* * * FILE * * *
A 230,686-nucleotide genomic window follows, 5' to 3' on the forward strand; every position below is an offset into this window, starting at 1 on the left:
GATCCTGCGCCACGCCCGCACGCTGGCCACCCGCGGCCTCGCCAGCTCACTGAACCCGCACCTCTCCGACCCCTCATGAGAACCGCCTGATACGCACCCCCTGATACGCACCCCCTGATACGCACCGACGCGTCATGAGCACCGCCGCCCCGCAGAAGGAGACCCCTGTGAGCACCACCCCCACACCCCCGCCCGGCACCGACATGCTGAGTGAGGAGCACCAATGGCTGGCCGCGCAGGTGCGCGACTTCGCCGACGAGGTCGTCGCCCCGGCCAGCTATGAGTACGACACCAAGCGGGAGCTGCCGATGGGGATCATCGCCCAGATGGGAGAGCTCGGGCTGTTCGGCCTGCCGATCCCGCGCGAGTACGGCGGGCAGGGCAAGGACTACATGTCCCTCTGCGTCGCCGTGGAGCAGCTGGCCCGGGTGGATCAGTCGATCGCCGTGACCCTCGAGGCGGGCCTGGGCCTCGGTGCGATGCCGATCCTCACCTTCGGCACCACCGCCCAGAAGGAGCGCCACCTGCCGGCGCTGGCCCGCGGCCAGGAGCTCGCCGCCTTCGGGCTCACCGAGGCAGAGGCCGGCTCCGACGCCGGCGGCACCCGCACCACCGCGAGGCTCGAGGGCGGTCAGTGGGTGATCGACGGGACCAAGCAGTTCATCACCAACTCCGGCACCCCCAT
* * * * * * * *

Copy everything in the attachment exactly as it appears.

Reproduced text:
A 230,686-nucleotide genomic window follows, 5' to 3' on the forward strand; every position below is an offset into this window, starting at 1 on the left:
GATCCTGCGCCACGCCCGCACGCTGGCCACCCGCGGCCTCGCCAGCTCACTGAACCCGCACCTCTCCGACCCCTCATGAGAACCGCCTGATACGCACCCCCTGATACGCACCCCCTGATACGCACCGACGCGTCATGAGCACCGCCGCCCCGCAGAAGGAGACCCCTGTGAGCACCACCCCCACACCCCCGCCCGGCACCGACATGCTGAGTGAGGAGCACCAATGGCTGGCCGCGCAGGTGCGCGACTTCGCCGACGAGGTCGTCGCCCCGGCCAGCTATGAGTACGACACCAAGCGGGAGCTGCCGATGGGGATCATCGCCCAGATGGGAGAGCTCGGGCTGTTCGGCCTGCCGATCCCGCGCGAGTACGGCGGGCAGGGCAAGGACTACATGTCCCTCTGCGTCGCCGTGGAGCAGCTGGCCCGGGTGGATCAGTCGATCGCCGTGACCCTCGAGGCGGGCCTGGGCCTCGGTGCGATGCCGATCCTCACCTTCGGCACCACCGCCCAGAAGGAGCGCCACCTGCCGGCGCTGGCCCGCGGCCAGGAGCTCGCCGCCTTCGGGCTCACCGAGGCAGAGGCCGGCTCCGACGCCGGCGGCACCCGCACCACCGCGAGGCTCGAGGGCGGTCAGTGGGTGATCGACGGGACCAAGCAGTTCATCACCAACTCCGGCACCCCCAT